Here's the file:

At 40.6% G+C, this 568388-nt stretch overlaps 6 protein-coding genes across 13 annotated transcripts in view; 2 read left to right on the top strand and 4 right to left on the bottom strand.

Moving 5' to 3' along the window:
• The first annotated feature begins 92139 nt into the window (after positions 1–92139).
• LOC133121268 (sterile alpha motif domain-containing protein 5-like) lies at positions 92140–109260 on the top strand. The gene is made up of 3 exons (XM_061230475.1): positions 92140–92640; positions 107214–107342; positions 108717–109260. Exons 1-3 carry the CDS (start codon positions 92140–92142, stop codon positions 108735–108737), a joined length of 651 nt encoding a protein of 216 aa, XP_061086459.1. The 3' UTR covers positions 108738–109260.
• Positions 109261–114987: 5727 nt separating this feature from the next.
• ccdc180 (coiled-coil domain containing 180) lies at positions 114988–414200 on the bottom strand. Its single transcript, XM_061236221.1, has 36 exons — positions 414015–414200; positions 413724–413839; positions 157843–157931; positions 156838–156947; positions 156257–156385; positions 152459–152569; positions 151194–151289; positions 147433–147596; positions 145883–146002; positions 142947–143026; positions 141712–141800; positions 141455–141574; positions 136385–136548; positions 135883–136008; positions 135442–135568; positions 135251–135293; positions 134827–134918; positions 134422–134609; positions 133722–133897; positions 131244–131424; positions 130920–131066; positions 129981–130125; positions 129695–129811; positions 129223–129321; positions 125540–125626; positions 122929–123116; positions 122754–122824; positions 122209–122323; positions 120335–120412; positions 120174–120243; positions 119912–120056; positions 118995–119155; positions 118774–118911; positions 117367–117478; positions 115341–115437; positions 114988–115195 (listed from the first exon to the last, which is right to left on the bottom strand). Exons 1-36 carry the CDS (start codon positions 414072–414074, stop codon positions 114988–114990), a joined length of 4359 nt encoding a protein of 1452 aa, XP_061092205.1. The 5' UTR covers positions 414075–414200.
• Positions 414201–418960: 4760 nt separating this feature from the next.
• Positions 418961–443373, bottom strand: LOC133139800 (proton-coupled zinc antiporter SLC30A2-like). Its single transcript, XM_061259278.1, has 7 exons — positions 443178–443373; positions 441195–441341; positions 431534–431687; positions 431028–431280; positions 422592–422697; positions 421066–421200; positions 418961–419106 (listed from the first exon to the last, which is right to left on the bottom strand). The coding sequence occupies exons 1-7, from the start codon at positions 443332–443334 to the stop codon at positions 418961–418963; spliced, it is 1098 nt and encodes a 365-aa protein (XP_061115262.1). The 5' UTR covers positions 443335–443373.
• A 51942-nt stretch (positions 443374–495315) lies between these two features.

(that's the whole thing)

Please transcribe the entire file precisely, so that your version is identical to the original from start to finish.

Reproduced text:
At 40.6% G+C, this 568388-nt stretch overlaps 6 protein-coding genes across 13 annotated transcripts in view; 2 read left to right on the top strand and 4 right to left on the bottom strand.

Moving 5' to 3' along the window:
• The first annotated feature begins 92139 nt into the window (after positions 1–92139).
• LOC133121268 (sterile alpha motif domain-containing protein 5-like) lies at positions 92140–109260 on the top strand. The gene is made up of 3 exons (XM_061230475.1): positions 92140–92640; positions 107214–107342; positions 108717–109260. Exons 1-3 carry the CDS (start codon positions 92140–92142, stop codon positions 108735–108737), a joined length of 651 nt encoding a protein of 216 aa, XP_061086459.1. The 3' UTR covers positions 108738–109260.
• Positions 109261–114987: 5727 nt separating this feature from the next.
• ccdc180 (coiled-coil domain containing 180) lies at positions 114988–414200 on the bottom strand. Its single transcript, XM_061236221.1, has 36 exons — positions 414015–414200; positions 413724–413839; positions 157843–157931; positions 156838–156947; positions 156257–156385; positions 152459–152569; positions 151194–151289; positions 147433–147596; positions 145883–146002; positions 142947–143026; positions 141712–141800; positions 141455–141574; positions 136385–136548; positions 135883–136008; positions 135442–135568; positions 135251–135293; positions 134827–134918; positions 134422–134609; positions 133722–133897; positions 131244–131424; positions 130920–131066; positions 129981–130125; positions 129695–129811; positions 129223–129321; positions 125540–125626; positions 122929–123116; positions 122754–122824; positions 122209–122323; positions 120335–120412; positions 120174–120243; positions 119912–120056; positions 118995–119155; positions 118774–118911; positions 117367–117478; positions 115341–115437; positions 114988–115195 (listed from the first exon to the last, which is right to left on the bottom strand). Exons 1-36 carry the CDS (start codon positions 414072–414074, stop codon positions 114988–114990), a joined length of 4359 nt encoding a protein of 1452 aa, XP_061092205.1. The 5' UTR covers positions 414075–414200.
• Positions 414201–418960: 4760 nt separating this feature from the next.
• Positions 418961–443373, bottom strand: LOC133139800 (proton-coupled zinc antiporter SLC30A2-like). Its single transcript, XM_061259278.1, has 7 exons — positions 443178–443373; positions 441195–441341; positions 431534–431687; positions 431028–431280; positions 422592–422697; positions 421066–421200; positions 418961–419106 (listed from the first exon to the last, which is right to left on the bottom strand). The coding sequence occupies exons 1-7, from the start codon at positions 443332–443334 to the stop codon at positions 418961–418963; spliced, it is 1098 nt and encodes a 365-aa protein (XP_061115262.1). The 5' UTR covers positions 443335–443373.
• A 51942-nt stretch (positions 443374–495315) lies between these two features.